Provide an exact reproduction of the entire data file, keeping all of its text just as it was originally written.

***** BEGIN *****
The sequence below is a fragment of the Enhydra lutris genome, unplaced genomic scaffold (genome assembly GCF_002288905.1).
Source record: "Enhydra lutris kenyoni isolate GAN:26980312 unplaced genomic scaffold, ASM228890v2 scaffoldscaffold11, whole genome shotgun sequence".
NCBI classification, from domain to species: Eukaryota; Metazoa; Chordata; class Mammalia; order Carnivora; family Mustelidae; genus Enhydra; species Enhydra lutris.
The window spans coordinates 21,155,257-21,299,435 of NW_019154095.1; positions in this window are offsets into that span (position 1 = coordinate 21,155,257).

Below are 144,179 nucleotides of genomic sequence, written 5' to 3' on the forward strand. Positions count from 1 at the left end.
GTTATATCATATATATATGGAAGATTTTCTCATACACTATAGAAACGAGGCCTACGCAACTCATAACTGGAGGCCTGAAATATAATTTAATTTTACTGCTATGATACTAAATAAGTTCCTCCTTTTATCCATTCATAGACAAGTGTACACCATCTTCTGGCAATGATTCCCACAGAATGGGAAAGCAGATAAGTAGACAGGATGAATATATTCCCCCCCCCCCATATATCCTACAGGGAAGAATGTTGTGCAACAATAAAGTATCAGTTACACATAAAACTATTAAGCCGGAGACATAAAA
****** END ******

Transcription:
The sequence below is a fragment of the Enhydra lutris genome, unplaced genomic scaffold (genome assembly GCF_002288905.1).
Source record: "Enhydra lutris kenyoni isolate GAN:26980312 unplaced genomic scaffold, ASM228890v2 scaffoldscaffold11, whole genome shotgun sequence".
NCBI classification, from domain to species: Eukaryota; Metazoa; Chordata; class Mammalia; order Carnivora; family Mustelidae; genus Enhydra; species Enhydra lutris.
The window spans coordinates 21,155,257-21,299,435 of NW_019154095.1; positions in this window are offsets into that span (position 1 = coordinate 21,155,257).

Below are 144,179 nucleotides of genomic sequence, written 5' to 3' on the forward strand. Positions count from 1 at the left end.
GTTATATCATATATATATGGAAGATTTTCTCATACACTATAGAAACGAGGCCTACGCAACTCATAACTGGAGGCCTGAAATATAATTTAATTTTACTGCTATGATACTAAATAAGTTCCTCCTTTTATCCATTCATAGACAAGTGTACACCATCTTCTGGCAATGATTCCCACAGAATGGGAAAGCAGATAAGTAGACAGGATGAATATATTCCCCCCCCCCCATATATCCTACAGGGAAGAATGTTGTGCAACAATAAAGTATCAGTTACACATAAAACTATTAAGCCGGAGACATAAAA